In the last week there has been a considerable amount of discussion about the role the internet and social media plays in the radicalisation of young people, in the wake of reports of three teenage girls from Bethnal Green who are thought to have travelled to Syria.
The BBC has reported that the families of the three 15 year olds have appealed for them to return and said there were no signs they were planning to go to Syria.
It has prompted a discussion about the role of social media in the radicalisation and grooming of young people.
It has highlighted a need for an open and ongoing dialogue in our communities – among children, young people, parents, carers, schools and wider – to ensure that young people have the skills to be critical thinkers online and are resilient to online extremism, whether from groups like Islamic State or far right groups and others.
Earlier this year, the UK Safer Internet Centre issued a briefing to all Local Safeguarding Children Boards to highlight this issue and we’re in discussion with a range of key partners - including CEOP, Home Office and Islington Council – about how we can support parents and carers with this issue, and we hope to be able to share something further soon.
In the meantime:
Parents/carers: Have an open and ongoing dialogue with your children about what they are doing and who they are speaking to online; and help to build their critical evaluation skills and making sure they know they can turn to you if anything worries them.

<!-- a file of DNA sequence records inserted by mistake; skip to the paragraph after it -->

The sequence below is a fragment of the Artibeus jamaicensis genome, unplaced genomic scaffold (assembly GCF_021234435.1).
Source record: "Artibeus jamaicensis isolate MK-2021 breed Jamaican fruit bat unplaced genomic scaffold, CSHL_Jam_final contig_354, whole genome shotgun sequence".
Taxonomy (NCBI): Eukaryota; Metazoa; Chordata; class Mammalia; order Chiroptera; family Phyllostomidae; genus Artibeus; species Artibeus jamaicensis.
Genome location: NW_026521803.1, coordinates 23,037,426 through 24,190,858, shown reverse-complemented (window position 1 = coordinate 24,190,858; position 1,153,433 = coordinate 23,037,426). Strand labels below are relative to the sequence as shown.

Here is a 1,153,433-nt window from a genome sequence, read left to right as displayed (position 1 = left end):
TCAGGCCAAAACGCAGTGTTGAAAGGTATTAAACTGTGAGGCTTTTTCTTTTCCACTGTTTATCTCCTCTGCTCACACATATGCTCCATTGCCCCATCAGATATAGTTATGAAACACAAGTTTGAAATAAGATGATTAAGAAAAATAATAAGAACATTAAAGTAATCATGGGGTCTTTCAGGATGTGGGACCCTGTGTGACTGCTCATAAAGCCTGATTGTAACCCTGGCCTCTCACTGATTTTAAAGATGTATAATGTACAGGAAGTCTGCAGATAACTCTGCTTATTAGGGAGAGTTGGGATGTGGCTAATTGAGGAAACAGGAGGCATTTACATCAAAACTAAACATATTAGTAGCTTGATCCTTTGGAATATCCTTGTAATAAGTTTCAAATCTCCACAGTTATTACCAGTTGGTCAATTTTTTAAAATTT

Schools and the Children’s workforce: It’s important that these risks and threats are considered for every child, right across the country, including places that have traditionally seen themselves as not being at risk. For more information about the Home Office’s free training product about radicalisation awareness ‘Workshop to Raise Awareness of Prevent (WRAP)’ email WRAP@homeoffice.x.gsi.gov.uk. If you have a concern about a child in respect of extremism and the support options are not available locally, follow your existing child protection process to report concerns.
Young people: Be critical of the things you see online and report anything that concerns you. If you’re worried about a friend, you should speak to a trusted adult, like a parent or teacher, or contact a helpline like ChildLine.
We all have a responsibility to take action to report any concerning content online: